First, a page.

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Transportation Management. How often have we talked about this crirical aspect of a supply chain. Well, not too often I guess. We are all obsessed with increasing production, boosting Sales and increasing customer satisfaction to drive economic growth. But we very often tend to overlook this part of the order fulfillment. May be we are not to blame entirely. The Transportation domain is very dynamic. Any planning or management requires a tool which is flexible yet accurate at the same time. Is it a tough ask? Yes it is. The number of factors which go into transportation planning can be enormous. Add to it some external factors and it makes a perfect recepie for trouble.   In SAP we have a transportation planning system (APO-TPVS) which is highly integrated with the Transportation execution in ERP. The challenges of transportation management right now are higher freight bills, tight capacity, fuel surcharges and relentless customer service pressure. Is this SAP solution useful when we give it very tough constraints and high standards to match. Let us check it for ourselves.  1). Higher freight bills: Yes the freight bills are ever increasing. Both for the customer and for the company (who uses 3PLs for delivery). Is there any way out? Not really. The only method a person can take is to be loyal to a tried and tested Transportation service provider. Here making long term contracts go a long way to cut your bills short. Secondly one should avoid making last minute changes to the schedules.   This is only possible if there is proper planning and homework done. And the earlier this Transportation planning is started, the better it is. Now the question is how early can we start. The obvious answer is at the time of Sales Order itself. Hence we need a solution which can provide us with accurate delivery time estimates at the time of creation or change of the order itself.   The TPVS solution comes with an option where you can integrate it with your R/3 system providing accurate delivery promise results at the time of creation/change of the customer orders. Available to promise also needs accurate time inputs to do scheduling.   TPVS provides this data to GATP so that the combined functionality of order delivery date is sent back to ERP at runtime.   2). Tight Capacity: This means that you cannot afford to waste any available space on the transportation vehicle. Also you would want to increase the efficiency of your logistics by utilizing the available resources fully. A vehicle is much better off serving a second shipment at the completion of the first delivery than returning to the base location empty.   TPVS is intelligent enough to prompt you whether this is a possibility at a minimal cost. This functionality called the continuous move enables you to increase resource utilization and hence increase your efficiency bringing down the capacity constraints.   It automatically combines the deliveries which can be delivered together or in a sequence. This helps us counter the tight Capacity problems.  3). Fuel Surcharges: Can’t do much about that one. I think increasing the resource utilization (as discussed in 2) is the only alternative.  4). Relentless customer service pressure: Here comes the tricky one. You should be clear about the following before creating shipments:      – What to deliver?      – Where to deliver?      – When to deliver?      – How much to deliver?      – What is the priority for delivery?      – Where are the goods now? Answering these questions before the customer asks you is the key to customer satisfaction. You should know which delivery you can afford to delay by a day and which customer needs to be delivered on time.   TPVS takes care of all these issues by effectively combining delivery constraints to your freight units. It models the delivery pickup windows with embedded conditions which enable you to prioritize your deliveries while combining and planning them. All this is done on top of accurate delivery promises (as discussed in 1). And finally integrating Event Management to this increases the customer visibility of the whole process. The customer with his unique delivery number can trackt he status of his shipment. Knowing what is going on leads to understanding and understanding leads to satisfaction.  I believe that TP/VS though lesser known of its APO brothers like DP, SNP, GATP etc it has a potential to play a key role in driving a company’s economic growth. After all we realize our potential when we actually start saving from our daily activities.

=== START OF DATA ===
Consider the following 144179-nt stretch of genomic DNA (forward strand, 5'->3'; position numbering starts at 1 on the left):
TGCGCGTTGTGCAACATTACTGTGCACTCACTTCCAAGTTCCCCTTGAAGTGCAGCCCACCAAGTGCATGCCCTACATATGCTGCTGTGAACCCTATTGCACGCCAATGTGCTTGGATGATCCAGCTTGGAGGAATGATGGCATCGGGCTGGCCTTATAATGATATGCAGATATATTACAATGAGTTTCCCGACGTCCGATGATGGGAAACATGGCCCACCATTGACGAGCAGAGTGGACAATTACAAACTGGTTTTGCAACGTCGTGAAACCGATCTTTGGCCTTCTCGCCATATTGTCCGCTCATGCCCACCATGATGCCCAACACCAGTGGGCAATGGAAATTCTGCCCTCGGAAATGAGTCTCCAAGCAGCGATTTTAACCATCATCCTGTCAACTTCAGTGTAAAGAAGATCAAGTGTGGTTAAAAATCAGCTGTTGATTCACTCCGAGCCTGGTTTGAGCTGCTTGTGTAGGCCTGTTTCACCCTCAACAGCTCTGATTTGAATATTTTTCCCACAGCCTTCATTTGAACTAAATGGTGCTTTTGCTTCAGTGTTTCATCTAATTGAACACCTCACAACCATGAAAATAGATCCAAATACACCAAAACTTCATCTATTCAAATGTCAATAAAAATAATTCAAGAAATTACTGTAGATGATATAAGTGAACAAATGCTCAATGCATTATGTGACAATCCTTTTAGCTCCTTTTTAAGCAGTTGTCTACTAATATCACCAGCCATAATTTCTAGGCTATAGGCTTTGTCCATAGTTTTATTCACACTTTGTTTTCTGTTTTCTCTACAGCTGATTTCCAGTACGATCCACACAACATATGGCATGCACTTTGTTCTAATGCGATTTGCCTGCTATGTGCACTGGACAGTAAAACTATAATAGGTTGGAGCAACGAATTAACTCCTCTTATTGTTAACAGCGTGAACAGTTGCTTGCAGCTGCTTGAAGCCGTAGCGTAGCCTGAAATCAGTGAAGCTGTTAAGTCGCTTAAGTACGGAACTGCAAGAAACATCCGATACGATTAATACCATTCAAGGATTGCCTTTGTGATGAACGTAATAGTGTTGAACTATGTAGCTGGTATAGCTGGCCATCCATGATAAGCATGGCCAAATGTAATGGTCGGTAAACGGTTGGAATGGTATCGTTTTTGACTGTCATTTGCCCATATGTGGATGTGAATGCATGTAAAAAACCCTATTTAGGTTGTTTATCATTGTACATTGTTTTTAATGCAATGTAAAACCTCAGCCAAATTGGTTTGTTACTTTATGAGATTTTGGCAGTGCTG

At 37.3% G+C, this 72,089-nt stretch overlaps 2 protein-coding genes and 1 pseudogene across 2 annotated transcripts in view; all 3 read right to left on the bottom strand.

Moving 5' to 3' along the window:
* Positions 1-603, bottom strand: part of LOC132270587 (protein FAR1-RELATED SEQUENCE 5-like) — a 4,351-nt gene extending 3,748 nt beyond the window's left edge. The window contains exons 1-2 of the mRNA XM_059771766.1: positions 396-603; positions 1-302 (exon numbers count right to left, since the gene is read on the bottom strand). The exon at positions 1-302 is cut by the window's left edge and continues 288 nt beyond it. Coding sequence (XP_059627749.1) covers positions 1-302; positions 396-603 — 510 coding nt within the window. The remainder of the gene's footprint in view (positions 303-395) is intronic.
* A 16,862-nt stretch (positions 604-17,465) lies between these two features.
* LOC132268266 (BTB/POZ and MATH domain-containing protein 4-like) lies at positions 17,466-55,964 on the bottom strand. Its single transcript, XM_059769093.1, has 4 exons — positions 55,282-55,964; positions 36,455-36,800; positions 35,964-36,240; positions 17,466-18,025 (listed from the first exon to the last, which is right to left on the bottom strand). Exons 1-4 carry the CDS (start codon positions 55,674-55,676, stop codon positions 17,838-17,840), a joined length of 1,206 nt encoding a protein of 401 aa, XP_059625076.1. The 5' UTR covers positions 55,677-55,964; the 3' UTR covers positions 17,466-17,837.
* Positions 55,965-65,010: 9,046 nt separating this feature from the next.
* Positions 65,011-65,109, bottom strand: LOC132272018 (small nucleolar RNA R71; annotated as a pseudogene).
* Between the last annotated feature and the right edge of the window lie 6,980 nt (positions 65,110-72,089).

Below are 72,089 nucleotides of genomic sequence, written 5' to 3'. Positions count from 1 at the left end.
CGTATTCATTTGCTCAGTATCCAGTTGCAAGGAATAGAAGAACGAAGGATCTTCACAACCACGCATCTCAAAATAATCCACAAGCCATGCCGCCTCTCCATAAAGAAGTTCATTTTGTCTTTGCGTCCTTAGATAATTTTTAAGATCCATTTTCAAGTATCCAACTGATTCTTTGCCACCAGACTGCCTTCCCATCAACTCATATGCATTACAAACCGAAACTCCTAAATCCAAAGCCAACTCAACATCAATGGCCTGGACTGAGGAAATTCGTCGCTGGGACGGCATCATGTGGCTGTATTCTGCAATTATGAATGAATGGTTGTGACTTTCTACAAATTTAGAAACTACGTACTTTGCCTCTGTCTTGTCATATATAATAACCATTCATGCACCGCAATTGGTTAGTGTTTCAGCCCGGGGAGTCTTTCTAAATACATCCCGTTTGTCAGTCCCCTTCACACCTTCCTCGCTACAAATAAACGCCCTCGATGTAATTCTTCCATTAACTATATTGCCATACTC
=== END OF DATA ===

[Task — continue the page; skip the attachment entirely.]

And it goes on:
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  1. Pedro Lima